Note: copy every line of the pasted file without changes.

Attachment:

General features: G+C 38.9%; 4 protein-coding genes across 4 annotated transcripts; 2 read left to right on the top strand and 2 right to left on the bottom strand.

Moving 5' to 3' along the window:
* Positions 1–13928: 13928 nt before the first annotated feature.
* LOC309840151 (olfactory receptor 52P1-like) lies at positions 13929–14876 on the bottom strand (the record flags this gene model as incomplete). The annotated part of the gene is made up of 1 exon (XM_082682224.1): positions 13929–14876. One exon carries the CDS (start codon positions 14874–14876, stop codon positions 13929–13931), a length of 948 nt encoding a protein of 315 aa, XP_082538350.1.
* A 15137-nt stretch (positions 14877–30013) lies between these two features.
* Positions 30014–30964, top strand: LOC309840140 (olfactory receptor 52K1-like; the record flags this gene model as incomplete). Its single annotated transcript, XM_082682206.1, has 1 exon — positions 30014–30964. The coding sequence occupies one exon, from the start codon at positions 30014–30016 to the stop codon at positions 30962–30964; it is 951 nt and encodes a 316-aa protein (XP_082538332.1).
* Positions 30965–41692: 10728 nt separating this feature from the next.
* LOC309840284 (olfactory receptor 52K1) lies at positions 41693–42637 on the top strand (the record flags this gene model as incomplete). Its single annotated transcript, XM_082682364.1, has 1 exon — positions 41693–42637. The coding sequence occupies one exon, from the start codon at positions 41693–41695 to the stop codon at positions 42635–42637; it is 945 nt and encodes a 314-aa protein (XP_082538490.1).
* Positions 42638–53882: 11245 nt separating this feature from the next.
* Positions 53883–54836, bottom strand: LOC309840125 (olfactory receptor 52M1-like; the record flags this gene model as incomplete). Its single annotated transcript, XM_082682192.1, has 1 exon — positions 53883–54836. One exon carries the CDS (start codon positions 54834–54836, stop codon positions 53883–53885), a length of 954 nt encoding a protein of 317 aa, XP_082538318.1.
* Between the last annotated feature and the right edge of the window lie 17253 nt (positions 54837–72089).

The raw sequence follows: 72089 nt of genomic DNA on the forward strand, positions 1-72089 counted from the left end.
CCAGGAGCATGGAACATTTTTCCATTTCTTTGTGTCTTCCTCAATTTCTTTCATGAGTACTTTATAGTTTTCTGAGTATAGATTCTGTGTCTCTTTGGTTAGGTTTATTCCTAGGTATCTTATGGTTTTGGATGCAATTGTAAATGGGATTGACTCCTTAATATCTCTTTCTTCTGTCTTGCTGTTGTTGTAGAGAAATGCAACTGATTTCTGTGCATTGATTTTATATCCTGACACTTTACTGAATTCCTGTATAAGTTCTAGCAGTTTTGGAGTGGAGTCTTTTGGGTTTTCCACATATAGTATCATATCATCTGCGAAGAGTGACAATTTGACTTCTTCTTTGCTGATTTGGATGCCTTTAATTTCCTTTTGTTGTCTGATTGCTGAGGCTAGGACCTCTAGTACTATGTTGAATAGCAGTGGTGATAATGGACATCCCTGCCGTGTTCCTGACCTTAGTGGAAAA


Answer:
General features: G+C 38.9%; 4 protein-coding genes across 4 annotated transcripts; 2 read left to right on the top strand and 2 right to left on the bottom strand.

Moving 5' to 3' along the window:
* Positions 1–13928: 13928 nt before the first annotated feature.
* LOC309840151 (olfactory receptor 52P1-like) lies at positions 13929–14876 on the bottom strand (the record flags this gene model as incomplete). The annotated part of the gene is made up of 1 exon (XM_082682224.1): positions 13929–14876. One exon carries the CDS (start codon positions 14874–14876, stop codon positions 13929–13931), a length of 948 nt encoding a protein of 315 aa, XP_082538350.1.
* A 15137-nt stretch (positions 14877–30013) lies between these two features.
* Positions 30014–30964, top strand: LOC309840140 (olfactory receptor 52K1-like; the record flags this gene model as incomplete). Its single annotated transcript, XM_082682206.1, has 1 exon — positions 30014–30964. The coding sequence occupies one exon, from the start codon at positions 30014–30016 to the stop codon at positions 30962–30964; it is 951 nt and encodes a 316-aa protein (XP_082538332.1).
* Positions 30965–41692: 10728 nt separating this feature from the next.
* LOC309840284 (olfactory receptor 52K1) lies at positions 41693–42637 on the top strand (the record flags this gene model as incomplete). Its single annotated transcript, XM_082682364.1, has 1 exon — positions 41693–42637. The coding sequence occupies one exon, from the start codon at positions 41693–41695 to the stop codon at positions 42635–42637; it is 945 nt and encodes a 314-aa protein (XP_082538490.1).
* Positions 42638–53882: 11245 nt separating this feature from the next.
* Positions 53883–54836, bottom strand: LOC309840125 (olfactory receptor 52M1-like; the record flags this gene model as incomplete). Its single annotated transcript, XM_082682192.1, has 1 exon — positions 53883–54836. One exon carries the CDS (start codon positions 54834–54836, stop codon positions 53883–53885), a length of 954 nt encoding a protein of 317 aa, XP_082538318.1.
* Between the last annotated feature and the right edge of the window lie 17253 nt (positions 54837–72089).

The raw sequence follows: 72089 nt of genomic DNA on the forward strand, positions 1-72089 counted from the left end.
CCAGGAGCATGGAACATTTTTCCATTTCTTTGTGTCTTCCTCAATTTCTTTCATGAGTACTTTATAGTTTTCTGAGTATAGATTCTGTGTCTCTTTGGTTAGGTTTATTCCTAGGTATCTTATGGTTTTGGATGCAATTGTAAATGGGATTGACTCCTTAATATCTCTTTCTTCTGTCTTGCTGTTGTTGTAGAGAAATGCAACTGATTTCTGTGCATTGATTTTATATCCTGACACTTTACTGAATTCCTGTATAAGTTCTAGCAGTTTTGGAGTGGAGTCTTTTGGGTTTTCCACATATAGTATCATATCATCTGCGAAGAGTGACAATTTGACTTCTTCTTTGCTGATTTGGATGCCTTTAATTTCCTTTTGTTGTCTGATTGCTGAGGCTAGGACCTCTAGTACTATGTTGAATAGCAGTGGTGATAATGGACATCCCTGCCGTGTTCCTGACCTTAGTGGAAAA